Greenspan: Shoocked Disbelief
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Have You Seen This?

Have You Seen This?

 Alan Greenspan was in Congress yesterday. Congress is digging through Wall Street’s rubble to find out who was responsible for the financial crisis. Of course, the old “Orient Express” conclusion – that everybody, from borrowers, to lenders, to Congressmen, to Greenspan, “did it” – won’t satisfy the need to hang somebody up by their thumbs. 

While the culprits are many, I’ve been calling out Greenspan for his part in the debacle for years. Whether you believe that Greenspan should have been able to see into the future and change the course of history or not, there’s no question that he created the risk-ignorant environment that led to the crisis.

 

After all, interest rates are all about risk. If a loan is risky, you charge more for it. If the borrower is upstanding, you’ll charge less because you know your money’s coming back.

 

So when Greenspan left interest rates at an all-time low for a year, and then spent another year normalizing them in virtually unnoticeable quarter-point hikes, he was telling the market loud and clear to forget about risk.

 

And that’s exactly what the market did.

 

But now Greenspan is back-tracking. How could he have known the mortgage industry, borrowers and the debt-insurance industry would go nuts?

 

As Greenspan himself said yesterday “Those of us who have looked to the self-interest of lending institutions to protect shareholder's equity -- myself especially -- are in a state of shocked disbelief…"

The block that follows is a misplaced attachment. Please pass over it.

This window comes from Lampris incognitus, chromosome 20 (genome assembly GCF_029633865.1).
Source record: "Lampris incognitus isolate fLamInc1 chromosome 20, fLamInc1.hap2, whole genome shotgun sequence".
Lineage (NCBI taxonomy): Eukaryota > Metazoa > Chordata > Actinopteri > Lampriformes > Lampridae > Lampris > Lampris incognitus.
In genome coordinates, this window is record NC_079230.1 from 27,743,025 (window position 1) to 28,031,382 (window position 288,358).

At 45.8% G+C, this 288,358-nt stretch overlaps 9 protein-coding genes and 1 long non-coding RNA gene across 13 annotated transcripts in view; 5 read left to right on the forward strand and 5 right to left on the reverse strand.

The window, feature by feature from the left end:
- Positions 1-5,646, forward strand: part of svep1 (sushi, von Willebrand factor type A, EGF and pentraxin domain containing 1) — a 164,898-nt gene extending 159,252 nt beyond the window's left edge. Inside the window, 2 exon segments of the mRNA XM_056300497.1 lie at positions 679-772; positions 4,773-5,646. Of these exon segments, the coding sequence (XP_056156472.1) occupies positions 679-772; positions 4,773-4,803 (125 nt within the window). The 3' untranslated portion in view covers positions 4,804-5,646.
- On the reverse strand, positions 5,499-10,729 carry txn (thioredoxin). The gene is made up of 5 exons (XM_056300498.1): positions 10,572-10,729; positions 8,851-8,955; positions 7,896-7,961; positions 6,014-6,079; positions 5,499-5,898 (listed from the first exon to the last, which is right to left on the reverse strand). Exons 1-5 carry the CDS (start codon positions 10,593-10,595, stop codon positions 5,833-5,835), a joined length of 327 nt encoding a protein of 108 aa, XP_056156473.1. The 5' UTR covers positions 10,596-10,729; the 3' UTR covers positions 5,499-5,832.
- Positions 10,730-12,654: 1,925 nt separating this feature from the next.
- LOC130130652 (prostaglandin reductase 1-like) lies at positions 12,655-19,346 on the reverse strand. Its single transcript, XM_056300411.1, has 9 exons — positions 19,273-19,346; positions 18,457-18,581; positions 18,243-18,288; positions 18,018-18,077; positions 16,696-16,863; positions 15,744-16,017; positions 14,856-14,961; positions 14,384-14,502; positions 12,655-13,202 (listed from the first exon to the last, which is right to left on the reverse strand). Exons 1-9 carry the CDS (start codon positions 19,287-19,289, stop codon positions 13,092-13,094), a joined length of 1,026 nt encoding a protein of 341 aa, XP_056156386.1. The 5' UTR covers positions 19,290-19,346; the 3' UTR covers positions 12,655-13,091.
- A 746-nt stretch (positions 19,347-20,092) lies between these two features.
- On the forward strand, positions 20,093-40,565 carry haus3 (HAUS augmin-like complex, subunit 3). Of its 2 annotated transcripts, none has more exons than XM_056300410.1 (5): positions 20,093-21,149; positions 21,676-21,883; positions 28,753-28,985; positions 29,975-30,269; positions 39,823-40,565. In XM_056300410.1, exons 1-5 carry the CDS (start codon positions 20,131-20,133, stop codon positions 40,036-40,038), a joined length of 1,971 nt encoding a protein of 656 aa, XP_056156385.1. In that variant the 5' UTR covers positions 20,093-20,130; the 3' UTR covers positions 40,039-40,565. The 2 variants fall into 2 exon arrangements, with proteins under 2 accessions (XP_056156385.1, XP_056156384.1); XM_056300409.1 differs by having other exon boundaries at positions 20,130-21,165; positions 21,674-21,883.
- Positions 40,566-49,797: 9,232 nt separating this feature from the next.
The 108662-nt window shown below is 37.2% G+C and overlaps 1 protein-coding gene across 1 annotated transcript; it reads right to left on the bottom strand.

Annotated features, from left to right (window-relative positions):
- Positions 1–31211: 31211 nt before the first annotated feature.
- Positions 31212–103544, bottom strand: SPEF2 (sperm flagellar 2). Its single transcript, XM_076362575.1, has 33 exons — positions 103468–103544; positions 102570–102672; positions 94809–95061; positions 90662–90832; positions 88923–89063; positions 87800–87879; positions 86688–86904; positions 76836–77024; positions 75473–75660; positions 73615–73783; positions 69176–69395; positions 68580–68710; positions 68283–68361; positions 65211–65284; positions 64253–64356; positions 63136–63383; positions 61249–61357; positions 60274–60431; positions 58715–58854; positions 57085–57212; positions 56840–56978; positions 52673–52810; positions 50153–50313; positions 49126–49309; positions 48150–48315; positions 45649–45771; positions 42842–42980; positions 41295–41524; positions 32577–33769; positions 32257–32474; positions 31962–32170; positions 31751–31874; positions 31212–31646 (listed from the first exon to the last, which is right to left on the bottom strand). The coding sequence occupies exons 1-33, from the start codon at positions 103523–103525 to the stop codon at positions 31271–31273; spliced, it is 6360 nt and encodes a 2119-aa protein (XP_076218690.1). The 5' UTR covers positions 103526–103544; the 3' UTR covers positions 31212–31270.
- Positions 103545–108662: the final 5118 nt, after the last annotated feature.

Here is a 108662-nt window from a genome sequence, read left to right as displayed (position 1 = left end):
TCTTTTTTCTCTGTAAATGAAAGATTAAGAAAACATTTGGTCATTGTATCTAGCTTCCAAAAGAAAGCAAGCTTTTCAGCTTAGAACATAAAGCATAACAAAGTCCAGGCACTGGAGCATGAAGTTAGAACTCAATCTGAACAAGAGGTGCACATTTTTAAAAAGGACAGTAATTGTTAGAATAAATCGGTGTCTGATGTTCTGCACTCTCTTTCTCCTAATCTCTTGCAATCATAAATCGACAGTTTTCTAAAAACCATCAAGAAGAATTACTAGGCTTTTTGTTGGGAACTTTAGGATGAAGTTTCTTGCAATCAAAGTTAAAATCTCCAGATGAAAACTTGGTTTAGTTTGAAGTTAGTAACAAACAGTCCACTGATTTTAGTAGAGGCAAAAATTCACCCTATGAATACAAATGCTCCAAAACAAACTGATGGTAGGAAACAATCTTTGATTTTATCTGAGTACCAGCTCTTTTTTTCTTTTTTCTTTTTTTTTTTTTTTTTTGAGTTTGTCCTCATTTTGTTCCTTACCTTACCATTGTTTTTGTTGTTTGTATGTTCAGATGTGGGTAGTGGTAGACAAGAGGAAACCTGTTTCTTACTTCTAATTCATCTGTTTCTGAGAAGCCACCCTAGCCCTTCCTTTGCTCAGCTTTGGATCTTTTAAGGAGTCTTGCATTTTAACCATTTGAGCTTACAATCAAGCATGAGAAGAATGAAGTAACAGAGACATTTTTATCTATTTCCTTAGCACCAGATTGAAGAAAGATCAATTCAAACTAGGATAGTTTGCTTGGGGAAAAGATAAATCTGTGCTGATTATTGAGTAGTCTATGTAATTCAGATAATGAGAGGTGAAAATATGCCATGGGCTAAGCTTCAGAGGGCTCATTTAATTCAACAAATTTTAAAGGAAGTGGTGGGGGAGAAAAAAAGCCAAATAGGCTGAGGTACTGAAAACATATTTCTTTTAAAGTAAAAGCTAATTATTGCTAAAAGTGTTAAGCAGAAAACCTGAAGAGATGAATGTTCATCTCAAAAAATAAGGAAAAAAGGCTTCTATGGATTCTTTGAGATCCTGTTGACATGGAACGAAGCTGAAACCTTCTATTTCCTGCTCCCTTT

I don’t know about you, but when I read such a naïve statement coming from the man who was once the most powerful banker in the world, I’m the one who’s in a state of shock and disbelief.

 

Greenspan is saying he expected the lenders to police themselves. And now he’s “shocked” that they didn’t. You mean Wall Street will put profits and bonuses above the interest of faceless shareholders? No! Say it ain’t so!

 

Unfortunately, Greenspan’s wide-eyed disbelief at human nature in action isn’t that much of a surprise. I always thought his post-adolescent fascination with Ayn Rand’s objectivist philosophy had been tempered at least a little by the realities he most certainly witnessed in his years as an economist and Fed Chief.

 

After all, Greenspan witnessed first hand the “irrational exuberance” of the late-90s Internet bubble. He saw point blank how investment banks would outright lie in an analyst research reports to attract investment banking business. Guess not.

 

How he can say with a straight face that he seriously believed lending institutions would police themselves is absolutely beyond me.

 

Actually, I know quite well how he could make such a statement. In his youth, Alan Greenspan became infatuated with Ayn Rand’s Objectivist philosophy. In Rand’s view, unregulated capitalism was an ethical system because participants would act in their own best interest.

 

In other words, if you’re a banker, and depend on depositors to stay in business, then you’ll take good care of those deposits. It’s in your best interest to do so.

 

Of course, Rand’s utopian vision totally ignores a little thing called human nature. Unfortunately, some people are greedy, selfish and short-sighted. And there are enough of them to totally undermine unregulated capitalism.